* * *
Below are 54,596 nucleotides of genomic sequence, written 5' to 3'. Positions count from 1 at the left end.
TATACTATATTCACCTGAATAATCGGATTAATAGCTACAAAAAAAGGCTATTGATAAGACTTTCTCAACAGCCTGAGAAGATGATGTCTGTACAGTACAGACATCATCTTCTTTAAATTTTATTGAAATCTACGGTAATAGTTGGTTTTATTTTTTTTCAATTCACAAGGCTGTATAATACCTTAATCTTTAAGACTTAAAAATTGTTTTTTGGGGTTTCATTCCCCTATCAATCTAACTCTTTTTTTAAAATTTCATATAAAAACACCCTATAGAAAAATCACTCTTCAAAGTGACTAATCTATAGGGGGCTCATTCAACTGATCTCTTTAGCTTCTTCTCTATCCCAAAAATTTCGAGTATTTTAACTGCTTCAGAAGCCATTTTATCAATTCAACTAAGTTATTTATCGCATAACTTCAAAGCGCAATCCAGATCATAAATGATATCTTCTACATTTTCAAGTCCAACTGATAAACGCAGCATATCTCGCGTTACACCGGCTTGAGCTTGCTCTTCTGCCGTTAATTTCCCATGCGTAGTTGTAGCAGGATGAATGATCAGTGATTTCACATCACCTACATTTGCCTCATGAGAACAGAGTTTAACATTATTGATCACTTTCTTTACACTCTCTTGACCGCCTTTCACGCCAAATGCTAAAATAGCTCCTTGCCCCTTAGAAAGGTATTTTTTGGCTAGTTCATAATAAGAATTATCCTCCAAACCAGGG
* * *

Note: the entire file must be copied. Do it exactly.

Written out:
Below are 54,596 nucleotides of genomic sequence, written 5' to 3'. Positions count from 1 at the left end.
TATACTATATTCACCTGAATAATCGGATTAATAGCTACAAAAAAAGGCTATTGATAAGACTTTCTCAACAGCCTGAGAAGATGATGTCTGTACAGTACAGACATCATCTTCTTTAAATTTTATTGAAATCTACGGTAATAGTTGGTTTTATTTTTTTTCAATTCACAAGGCTGTATAATACCTTAATCTTTAAGACTTAAAAATTGTTTTTTGGGGTTTCATTCCCCTATCAATCTAACTCTTTTTTTAAAATTTCATATAAAAACACCCTATAGAAAAATCACTCTTCAAAGTGACTAATCTATAGGGGGCTCATTCAACTGATCTCTTTAGCTTCTTCTCTATCCCAAAAATTTCGAGTATTTTAACTGCTTCAGAAGCCATTTTATCAATTCAACTAAGTTATTTATCGCATAACTTCAAAGCGCAATCCAGATCATAAATGATATCTTCTACATTTTCAAGTCCAACTGATAAACGCAGCATATCTCGCGTTACACCGGCTTGAGCTTGCTCTTCTGCCGTTAATTTCCCATGCGTAGTTGTAGCAGGATGAATGATCAGTGATTTCACATCACCTACATTTGCCTCATGAGAACAGAGTTTAACATTATTGATCACTTTCTTTACACTCTCTTGACCGCCTTTCACGCCAAATGCTAAAATAGCTCCTTGCCCCTTAGAAAGGTATTTTTTGGCTAGTTCATAATAAGAATTATCCTCCAAACCAGGG